Advertisement

Every day, reporters race against time

November 09, 2003|by JOHN LEAGUE

Newspaper writing has always fascinated me, as have the work habits of reporters.

I've worked with reporters who could bang out a 15-inch story - about three typewritten, double-spaced pages - in 15 minutes, with nary a typo, misspelling or factual error.

I've also worked with reporters who would labor over their story for hours on end, filing only when the deadline and an editor loomed (or threatened, sometimes with violence).

There is no right or wrong way. It was unique to the individual, and the demands of that story, that workday and the always-looming deadline.

Advertisement

Back in my reporting days, I fell somewhere in the middle, as did most of us. I was neither the fastest nor the slowest writer. Fortunately, I could put the pedal to the metal when necessary.

In a pinch, I could write a story in 20 minutes. But I'm such a poor typist, it would take me another 20 to 30 minutes to make the necessary corrections. That, or a patient, detail-driven editor to do it for me, which, fortunately, I had.

Years ago, I covered the school board. Tuesday night meetings began around 7, and often were still in session when I'd run back to the office to write my stories for the evening.

I'd leave the meeting around 10:30 p.m. The city editor often saved me the entire two columns on the right hand side of Page 3 to fill.

We'd discuss what stories I was to file, because there were always more stories than space. Then I'd begin writing and do so till 1 a.m., pushing our 1:15 production deadline about as hard as you can.

Computer technology made it all possible, as did planning.

In the afternoon, the city editor and I would review the meeting agenda and discuss the stories I was likely to file. He may not know exactly what was to happen, but he had a good idea. And we planned accordingly.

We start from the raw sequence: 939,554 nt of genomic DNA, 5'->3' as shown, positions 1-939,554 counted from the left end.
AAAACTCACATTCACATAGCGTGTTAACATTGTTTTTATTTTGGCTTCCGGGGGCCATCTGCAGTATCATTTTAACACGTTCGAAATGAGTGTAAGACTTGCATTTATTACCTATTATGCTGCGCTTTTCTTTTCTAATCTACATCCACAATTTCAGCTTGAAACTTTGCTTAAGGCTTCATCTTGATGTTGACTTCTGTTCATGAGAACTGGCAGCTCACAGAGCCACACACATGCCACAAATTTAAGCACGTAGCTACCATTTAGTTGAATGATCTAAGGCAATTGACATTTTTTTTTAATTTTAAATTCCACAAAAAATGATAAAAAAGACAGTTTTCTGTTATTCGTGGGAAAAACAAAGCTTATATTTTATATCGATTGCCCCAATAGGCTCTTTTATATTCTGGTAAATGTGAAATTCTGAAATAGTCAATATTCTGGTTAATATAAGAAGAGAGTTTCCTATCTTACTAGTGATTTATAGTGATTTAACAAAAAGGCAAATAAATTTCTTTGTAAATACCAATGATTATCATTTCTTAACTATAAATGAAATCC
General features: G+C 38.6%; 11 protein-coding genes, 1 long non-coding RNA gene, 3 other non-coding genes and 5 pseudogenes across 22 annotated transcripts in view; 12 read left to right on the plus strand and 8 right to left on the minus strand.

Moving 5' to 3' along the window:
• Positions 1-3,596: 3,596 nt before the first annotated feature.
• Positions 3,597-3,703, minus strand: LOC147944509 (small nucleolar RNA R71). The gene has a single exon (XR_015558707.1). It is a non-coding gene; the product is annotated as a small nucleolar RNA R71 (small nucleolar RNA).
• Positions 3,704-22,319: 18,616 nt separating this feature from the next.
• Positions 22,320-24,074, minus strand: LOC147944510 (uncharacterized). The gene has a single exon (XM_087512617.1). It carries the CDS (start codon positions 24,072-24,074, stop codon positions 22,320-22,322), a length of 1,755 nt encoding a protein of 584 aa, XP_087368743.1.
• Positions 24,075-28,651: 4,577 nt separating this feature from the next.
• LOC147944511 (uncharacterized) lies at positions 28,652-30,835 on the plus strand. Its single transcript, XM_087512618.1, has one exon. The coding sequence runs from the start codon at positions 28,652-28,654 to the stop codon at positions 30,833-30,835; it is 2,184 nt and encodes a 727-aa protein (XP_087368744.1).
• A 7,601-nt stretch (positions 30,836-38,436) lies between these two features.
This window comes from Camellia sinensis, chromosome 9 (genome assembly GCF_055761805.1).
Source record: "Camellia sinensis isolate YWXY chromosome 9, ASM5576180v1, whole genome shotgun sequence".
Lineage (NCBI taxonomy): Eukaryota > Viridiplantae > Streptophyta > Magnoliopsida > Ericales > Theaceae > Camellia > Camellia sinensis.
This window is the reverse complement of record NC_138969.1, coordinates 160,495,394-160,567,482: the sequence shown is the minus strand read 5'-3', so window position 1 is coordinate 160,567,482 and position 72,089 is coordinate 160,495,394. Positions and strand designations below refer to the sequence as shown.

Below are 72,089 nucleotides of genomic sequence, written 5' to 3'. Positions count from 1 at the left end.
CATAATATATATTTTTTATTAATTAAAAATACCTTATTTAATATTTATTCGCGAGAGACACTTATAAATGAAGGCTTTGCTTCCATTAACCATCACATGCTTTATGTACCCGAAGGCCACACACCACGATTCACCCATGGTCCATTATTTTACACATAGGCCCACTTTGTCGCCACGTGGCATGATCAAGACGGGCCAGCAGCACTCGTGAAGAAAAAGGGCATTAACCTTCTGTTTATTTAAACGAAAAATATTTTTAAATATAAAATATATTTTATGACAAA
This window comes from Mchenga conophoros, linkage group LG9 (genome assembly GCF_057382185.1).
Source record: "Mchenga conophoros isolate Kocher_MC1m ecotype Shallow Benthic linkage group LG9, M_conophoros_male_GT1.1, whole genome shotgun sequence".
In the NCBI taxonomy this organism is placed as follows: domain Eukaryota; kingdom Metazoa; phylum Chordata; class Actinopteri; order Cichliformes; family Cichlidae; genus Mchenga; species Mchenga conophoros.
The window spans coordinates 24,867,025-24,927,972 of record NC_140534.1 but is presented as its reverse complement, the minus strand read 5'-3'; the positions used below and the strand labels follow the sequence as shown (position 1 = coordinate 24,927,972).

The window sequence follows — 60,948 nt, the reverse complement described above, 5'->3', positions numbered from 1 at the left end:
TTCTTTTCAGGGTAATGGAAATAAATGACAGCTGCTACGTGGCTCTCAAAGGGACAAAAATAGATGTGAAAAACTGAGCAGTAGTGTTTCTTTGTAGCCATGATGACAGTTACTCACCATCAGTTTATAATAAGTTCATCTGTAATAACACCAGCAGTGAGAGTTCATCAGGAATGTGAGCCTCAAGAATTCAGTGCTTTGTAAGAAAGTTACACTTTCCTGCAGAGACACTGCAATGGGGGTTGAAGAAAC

Our actual deadline in those days was 11 p.m. But since the editor trusted me, he knew I could fill the space. When need arose, you could edit, process and complete the page in 15 minutes, as long as the story was relatively well-written and the computer and production equipment were humming.

As a reporter, it was an exhilarating feeling to see those two open columns of news hole at 11 p.m., and see them filled with your byline less than two hours later, when the first paper rolled off the press. Among the many things in the newsroom I loved and miss, that's got to rank near the top.

We also had reporters who would cover meetings from mid-morning till late afternoon. Several would struggle with two stories for five hours or more, searching for just the perfect word, the perfect wording or the perfect explanation.

Some of my former colleagues never filed a story they were satisfied with. Some would not have filed a story at all had an editor not demanded it. If they had two hours till deadline, they needed two. If they had four hours, they needed four.

It was often agonizing to watch. As someone who became a city editor, the daily routine tested your patience and frequently your editing skills.

I don't know what the writing peaks, valleys, ebbs and flows of our newsroom are today.

But I bet there are a few reporters who can complete an accurate story in 15 minutes. There are still a few who take all the time allowed, and then some. And, fortunately, the majority who fall somewhere in between.

Somehow, every day in thousands of newsrooms across the country, all of the parts come together to fashion a newspaper.

Many days, it's nothing short of amazing.




John League is editor and publisher of The Herald Mail. He can be contacted at 301-733-5131, ext. 7073, or by e-mail at jleague@herald-mail.com.

The Herald-Mail Articles
|
|
|